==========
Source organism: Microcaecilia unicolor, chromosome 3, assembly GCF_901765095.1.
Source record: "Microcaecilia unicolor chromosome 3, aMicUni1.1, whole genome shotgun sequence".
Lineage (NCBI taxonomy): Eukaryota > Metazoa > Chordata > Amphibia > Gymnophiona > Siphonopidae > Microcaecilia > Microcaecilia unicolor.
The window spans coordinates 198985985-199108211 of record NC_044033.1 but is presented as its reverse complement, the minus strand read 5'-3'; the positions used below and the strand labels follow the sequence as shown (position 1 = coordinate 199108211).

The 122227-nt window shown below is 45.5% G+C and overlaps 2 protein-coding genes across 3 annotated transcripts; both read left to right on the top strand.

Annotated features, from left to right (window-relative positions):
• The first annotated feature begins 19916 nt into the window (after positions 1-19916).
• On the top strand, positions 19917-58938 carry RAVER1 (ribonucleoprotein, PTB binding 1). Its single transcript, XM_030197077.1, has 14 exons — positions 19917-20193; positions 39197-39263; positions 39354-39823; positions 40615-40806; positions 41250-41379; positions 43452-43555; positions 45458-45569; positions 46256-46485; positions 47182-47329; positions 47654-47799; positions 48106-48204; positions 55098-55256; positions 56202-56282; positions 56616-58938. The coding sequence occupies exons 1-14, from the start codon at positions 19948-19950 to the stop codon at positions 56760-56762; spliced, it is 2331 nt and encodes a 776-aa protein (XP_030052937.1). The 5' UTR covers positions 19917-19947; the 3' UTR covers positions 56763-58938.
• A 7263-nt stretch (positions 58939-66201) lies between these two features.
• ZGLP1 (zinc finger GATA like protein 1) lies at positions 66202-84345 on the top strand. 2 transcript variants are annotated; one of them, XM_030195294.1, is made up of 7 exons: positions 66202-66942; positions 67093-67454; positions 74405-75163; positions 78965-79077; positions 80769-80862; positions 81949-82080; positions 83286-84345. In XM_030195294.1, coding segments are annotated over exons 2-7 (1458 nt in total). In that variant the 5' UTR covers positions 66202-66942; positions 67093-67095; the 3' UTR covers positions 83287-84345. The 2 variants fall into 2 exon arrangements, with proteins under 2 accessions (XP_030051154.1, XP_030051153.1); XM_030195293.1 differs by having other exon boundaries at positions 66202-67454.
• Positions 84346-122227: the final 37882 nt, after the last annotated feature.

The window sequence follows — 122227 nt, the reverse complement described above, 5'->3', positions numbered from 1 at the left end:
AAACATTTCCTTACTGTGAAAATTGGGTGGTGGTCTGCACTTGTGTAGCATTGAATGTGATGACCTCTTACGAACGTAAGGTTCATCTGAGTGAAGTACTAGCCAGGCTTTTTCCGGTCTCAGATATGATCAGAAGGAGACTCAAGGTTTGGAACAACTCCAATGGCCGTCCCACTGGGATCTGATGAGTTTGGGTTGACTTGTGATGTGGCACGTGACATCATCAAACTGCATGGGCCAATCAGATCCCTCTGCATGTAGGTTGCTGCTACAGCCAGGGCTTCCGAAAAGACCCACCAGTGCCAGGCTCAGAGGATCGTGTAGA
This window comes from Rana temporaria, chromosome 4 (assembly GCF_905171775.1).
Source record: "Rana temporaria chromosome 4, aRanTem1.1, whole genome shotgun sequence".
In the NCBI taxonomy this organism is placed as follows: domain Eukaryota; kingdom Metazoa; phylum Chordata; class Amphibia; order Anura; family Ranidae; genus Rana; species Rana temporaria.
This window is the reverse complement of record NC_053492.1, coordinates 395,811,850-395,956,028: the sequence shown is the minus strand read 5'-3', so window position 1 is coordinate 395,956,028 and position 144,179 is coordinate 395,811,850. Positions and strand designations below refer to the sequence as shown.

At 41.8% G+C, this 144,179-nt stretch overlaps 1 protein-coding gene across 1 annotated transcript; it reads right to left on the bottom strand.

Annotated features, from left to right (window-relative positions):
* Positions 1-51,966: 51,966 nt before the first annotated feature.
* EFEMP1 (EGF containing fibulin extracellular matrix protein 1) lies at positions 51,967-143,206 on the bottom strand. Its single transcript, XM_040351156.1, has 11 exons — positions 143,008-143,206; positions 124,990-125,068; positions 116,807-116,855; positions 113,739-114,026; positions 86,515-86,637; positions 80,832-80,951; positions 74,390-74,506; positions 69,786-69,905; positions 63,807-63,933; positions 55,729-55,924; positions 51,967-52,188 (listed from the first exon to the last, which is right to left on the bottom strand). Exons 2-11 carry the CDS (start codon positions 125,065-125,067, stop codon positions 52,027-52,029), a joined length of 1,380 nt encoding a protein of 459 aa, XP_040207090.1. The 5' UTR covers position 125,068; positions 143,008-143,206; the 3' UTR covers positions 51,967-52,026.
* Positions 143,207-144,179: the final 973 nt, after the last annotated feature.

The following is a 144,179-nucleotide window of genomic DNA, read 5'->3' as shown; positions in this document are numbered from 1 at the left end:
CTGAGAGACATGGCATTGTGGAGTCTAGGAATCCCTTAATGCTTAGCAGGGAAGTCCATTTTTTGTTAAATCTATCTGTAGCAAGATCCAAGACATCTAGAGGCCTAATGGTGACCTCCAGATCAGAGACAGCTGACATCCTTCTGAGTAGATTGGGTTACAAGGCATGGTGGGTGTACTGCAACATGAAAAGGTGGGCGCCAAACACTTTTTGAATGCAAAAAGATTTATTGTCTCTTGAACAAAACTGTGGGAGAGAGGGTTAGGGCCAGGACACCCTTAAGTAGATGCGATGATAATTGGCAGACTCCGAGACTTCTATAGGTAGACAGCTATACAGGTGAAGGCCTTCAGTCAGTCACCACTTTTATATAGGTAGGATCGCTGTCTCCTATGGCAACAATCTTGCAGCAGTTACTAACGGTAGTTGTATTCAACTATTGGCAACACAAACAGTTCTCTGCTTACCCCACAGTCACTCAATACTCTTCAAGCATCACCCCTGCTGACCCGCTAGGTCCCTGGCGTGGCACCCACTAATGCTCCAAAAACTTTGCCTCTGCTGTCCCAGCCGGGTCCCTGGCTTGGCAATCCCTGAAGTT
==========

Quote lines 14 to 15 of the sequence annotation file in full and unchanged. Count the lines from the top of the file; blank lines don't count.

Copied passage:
This window comes from Rana temporaria, chromosome 4 (assembly GCF_905171775.1).
Source record: "Rana temporaria chromosome 4, aRanTem1.1, whole genome shotgun sequence".